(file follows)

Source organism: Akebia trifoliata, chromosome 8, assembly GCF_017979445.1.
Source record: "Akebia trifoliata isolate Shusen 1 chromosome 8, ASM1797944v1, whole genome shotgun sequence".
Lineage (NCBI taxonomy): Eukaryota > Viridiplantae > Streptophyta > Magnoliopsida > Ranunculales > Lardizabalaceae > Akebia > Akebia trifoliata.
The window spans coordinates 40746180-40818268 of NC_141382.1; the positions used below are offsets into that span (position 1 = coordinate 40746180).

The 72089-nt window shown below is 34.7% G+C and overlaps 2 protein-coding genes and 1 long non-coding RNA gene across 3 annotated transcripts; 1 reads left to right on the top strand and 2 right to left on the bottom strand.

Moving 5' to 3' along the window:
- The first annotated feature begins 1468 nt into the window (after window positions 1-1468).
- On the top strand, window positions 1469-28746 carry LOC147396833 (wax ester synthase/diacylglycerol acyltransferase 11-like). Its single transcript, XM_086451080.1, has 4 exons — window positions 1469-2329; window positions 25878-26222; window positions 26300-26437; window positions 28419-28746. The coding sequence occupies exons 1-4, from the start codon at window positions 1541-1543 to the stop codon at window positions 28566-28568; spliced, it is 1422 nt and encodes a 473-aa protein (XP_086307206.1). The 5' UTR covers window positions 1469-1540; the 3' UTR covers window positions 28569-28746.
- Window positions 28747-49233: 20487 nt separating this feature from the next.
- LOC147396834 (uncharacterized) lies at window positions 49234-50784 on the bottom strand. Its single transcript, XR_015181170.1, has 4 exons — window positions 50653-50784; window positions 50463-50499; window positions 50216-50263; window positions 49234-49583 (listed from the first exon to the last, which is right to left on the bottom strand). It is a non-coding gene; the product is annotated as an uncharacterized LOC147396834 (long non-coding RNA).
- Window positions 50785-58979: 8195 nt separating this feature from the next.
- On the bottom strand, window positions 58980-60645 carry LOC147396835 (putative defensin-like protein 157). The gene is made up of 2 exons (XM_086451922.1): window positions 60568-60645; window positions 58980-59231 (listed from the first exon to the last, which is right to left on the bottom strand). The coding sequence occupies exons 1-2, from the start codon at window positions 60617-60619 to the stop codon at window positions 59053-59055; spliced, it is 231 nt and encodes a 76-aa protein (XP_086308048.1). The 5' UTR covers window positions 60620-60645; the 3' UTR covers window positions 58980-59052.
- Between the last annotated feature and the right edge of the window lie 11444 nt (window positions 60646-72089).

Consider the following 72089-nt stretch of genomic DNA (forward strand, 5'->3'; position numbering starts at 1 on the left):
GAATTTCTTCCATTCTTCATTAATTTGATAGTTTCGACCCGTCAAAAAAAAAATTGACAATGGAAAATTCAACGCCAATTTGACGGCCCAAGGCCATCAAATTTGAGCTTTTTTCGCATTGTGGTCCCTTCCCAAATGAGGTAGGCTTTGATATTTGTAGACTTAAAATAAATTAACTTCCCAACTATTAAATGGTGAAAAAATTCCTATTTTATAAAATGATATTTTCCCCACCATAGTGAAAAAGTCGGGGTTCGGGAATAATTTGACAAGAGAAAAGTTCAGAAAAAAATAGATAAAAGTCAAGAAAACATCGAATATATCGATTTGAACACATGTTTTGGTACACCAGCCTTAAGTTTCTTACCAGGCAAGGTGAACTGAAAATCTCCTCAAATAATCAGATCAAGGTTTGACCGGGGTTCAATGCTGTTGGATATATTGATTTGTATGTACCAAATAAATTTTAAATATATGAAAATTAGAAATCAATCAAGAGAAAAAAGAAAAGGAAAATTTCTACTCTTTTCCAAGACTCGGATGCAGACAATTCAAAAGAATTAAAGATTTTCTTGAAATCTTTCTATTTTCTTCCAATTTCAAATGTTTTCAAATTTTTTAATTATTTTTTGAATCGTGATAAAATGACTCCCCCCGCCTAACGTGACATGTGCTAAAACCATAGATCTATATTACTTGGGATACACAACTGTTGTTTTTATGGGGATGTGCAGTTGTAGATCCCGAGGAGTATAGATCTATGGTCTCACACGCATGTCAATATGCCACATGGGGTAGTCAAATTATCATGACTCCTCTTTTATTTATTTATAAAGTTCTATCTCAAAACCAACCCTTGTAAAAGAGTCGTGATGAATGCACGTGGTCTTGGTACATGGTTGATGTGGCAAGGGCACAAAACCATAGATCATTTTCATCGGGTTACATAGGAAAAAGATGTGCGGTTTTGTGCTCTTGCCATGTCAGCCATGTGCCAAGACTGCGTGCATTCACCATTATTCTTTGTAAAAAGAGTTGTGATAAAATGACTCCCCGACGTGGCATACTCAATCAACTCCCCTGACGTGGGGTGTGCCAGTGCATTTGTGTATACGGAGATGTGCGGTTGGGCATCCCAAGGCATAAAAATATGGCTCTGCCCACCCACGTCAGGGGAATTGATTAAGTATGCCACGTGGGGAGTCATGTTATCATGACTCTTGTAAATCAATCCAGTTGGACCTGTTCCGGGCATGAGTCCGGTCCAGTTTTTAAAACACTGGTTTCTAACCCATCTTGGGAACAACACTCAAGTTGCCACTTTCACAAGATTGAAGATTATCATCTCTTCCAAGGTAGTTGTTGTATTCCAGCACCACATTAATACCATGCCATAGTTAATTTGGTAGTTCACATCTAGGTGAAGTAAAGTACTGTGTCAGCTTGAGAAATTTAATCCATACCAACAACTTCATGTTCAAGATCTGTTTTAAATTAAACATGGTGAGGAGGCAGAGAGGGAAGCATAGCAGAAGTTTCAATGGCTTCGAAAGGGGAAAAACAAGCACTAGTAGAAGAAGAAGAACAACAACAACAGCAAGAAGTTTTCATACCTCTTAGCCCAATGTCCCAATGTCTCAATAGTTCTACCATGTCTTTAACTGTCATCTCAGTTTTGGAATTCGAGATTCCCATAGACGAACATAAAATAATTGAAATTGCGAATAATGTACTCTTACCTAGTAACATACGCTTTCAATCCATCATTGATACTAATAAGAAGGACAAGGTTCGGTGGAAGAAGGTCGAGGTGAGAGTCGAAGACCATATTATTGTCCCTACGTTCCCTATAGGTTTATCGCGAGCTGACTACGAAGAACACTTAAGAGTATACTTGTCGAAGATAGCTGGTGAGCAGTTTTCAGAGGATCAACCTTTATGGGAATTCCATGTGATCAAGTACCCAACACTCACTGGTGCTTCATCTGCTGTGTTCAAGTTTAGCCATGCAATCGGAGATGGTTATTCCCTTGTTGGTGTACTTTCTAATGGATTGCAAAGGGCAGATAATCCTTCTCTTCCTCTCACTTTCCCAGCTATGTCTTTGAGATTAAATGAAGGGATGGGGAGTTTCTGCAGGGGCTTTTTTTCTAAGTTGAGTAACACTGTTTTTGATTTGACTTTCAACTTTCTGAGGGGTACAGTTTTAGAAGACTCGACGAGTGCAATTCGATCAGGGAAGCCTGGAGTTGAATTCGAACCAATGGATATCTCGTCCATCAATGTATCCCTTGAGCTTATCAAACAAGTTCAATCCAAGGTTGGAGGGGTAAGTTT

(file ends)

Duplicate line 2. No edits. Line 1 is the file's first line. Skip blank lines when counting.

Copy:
Source record: "Akebia trifoliata isolate Shusen 1 chromosome 8, ASM1797944v1, whole genome shotgun sequence".